There appear to be three ways of meeting such a calamity. The First is, to supply the defective wages, by a direct charitable allowance. This looks the most obvious way of it. Should a family be starving on five shillings a week, there is not a more obvious and straight forward method of relieving them, than simply to eke out for them, say three shillings more, and thus enable them to live on eight shillings a week. This is just what a kind and wealthy neighbour would do with a destitute family at his door; and much of what is tantamount to this, is done by generous individuals going forth unseen on the territory of such a visitation. But what may be done in detail, by the distinct and separate liberalities of the charitable, is often attempted to be done in the gross, by means of a public, and, therefore, visible combination. No one can question the amiableness of such a proceeding; but if truth be permitted to have a place in the argument along with tenderness, it will soon be acknowledged, that what is compassion at the origin, is cruelty in the result: For a fund raised to supply a defect in the wages of any class of labourers, has the sure effect of keeping many at their employment, who would else have cast about for another mode of subsistence. Wherever there is such a fund, there will not be so free or so copious a dispersion of hands away from a branch of overstocked industry; insomuch that, had a plan of this kind been adopted previous to the month of August, there would not have been nearly so great a reduction in the number of working looms, as from eighteen thousand to thirteen thousand, in the neighbourhood of Glasgow. The glut, would have been longer perpetuated in the market; and either a further, or a more lengthened depression of wages would have resulted from such an interference. We have sometimes known, as the effect of a subscription fund, that the argument employed by the manufacturer, in the higgling which obtains between him and the operative, is, that the latter has his recourse upon the fund. But at all events, and whether there be any such avowal or not upon the subject, the fund which is raised to supply wages, is sure in the end to reduce them: This indeed, is its precise function and necessary operation: So that, after all, the individual cases of alleviation which it produces, are far more than counterbalanced by the general and protracted sufferings which it brings upon the whole;— the consequence infallibly being, that that fractional excess of Workmen, which it is of' so much importance to detach from the mass, still adheres to it; till the nominal wages and the charitable allowance put together, come in fact to make out no more than the scanty remuneration which is ever attendant on an overdone employment. Thus it; is, that men who, with the clearing away of goods from the market, might in a few months have been earning an adequate subsistence for their families, and that in the shape of a fair and honourable recompense for their work, be forced to drivel out a much longer period in a penury composed of two stinted ingredients and rendered more degrading by the contribution which charity has made to it.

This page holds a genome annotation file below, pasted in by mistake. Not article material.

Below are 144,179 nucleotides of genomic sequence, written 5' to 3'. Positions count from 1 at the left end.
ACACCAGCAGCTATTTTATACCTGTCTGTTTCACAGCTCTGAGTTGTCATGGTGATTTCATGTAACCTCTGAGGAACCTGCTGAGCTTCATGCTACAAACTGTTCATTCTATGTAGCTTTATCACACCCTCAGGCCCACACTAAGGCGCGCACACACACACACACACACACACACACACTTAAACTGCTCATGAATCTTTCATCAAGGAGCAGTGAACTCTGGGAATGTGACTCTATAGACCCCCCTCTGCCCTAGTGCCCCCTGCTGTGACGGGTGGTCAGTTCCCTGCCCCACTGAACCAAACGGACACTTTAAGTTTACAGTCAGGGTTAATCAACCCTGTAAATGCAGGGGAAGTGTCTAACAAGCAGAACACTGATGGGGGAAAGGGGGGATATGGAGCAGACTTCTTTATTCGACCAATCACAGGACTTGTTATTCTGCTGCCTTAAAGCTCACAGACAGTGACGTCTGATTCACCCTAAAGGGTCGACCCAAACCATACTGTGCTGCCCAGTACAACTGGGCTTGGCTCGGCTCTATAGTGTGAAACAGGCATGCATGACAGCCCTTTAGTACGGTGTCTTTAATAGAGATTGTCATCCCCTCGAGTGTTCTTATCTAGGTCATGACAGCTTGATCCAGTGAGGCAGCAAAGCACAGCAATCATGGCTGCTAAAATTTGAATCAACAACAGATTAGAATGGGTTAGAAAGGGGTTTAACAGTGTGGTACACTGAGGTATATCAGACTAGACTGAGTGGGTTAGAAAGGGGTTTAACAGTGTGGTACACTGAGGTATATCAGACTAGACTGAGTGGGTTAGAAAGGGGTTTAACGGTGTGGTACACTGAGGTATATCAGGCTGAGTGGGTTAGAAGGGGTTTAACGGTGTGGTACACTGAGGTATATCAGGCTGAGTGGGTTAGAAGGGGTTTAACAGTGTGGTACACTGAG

This is just the operation of Poor-rates in England, when employed in supplying the inadequacy of wages. They ultimately, displace as much in the shape of wages, as is rendered in the shape of charity; and men who, if the regulation of their numbers had been left to natural causes, would have continued scarce enough to have dictated the remuneration of an entire maintenance for their work, have been collected in such multitudes as to have stripped themselves of all control over this matter, and brought the question of their subsistence under the determination of Church-wardens and overseers. It is thus that this fallacious system has inflicted on the labouring, classes of that country a permanent degradation. What the Legislature intended as a boon, has turned out to be a sore bereavement. Had they confined it to one class of labourers,, as weavers for example, then weavers would just have sunk under the oppression of this apparent privilege, and been singled out to public notice as the miserable and degraded caste of our nation. They would thereby have descended beneath the level of all other labourers, and been, in our land, what hewers of wood, and drawers of water were in the land of Judea. And these are not the judicious friends of the poor, but their unwise advocates, or perhaps their designing agitators, who would plead, as a right of theirs, for that which passes in the first instance into the pockets of their employers, and then goes to stamp an unnatural cheapness on the produce of their employment. Such works as those of Mr Cleland are of great value, and are well fitted to pioneer the way of the economist to a sound and experimental conclusion on questions of great interest. He has extended his survey beyond the precincts of the immediate neighbourhood of Glasgow; or rather, instead of a survey, he has given an estimate of the country looms now employed by the manufacturers of Glasgow, and compares it with the number employed antecedently to the present depression in that branch of our manufactures. We should like to see a similar estimate for Manchester and its vicinity; as nothing could be' more important than to learn the proportion between the em" ployed and unemployed looms in the great weaving districts of England, and thus to ascertain what effect the Poor-laws have had in fixing the labourers of a declining branch of industry down to their employment, and so in increasing and accelerating its declension. It is quite clear, that neither the feeling nor the clamour of distress were at all less in the country where a compulsory provision has a full, than in the country where it has yet only obtained a partial operation. But it were desirable to know in how far, allured by the promise of their own institutions, the 'weavers of England were kept together at their work, instead of going off by those outlets which, in times of fluctuation and distress, enable the people of every country, in a certain degree, to -shift their wonted employments. .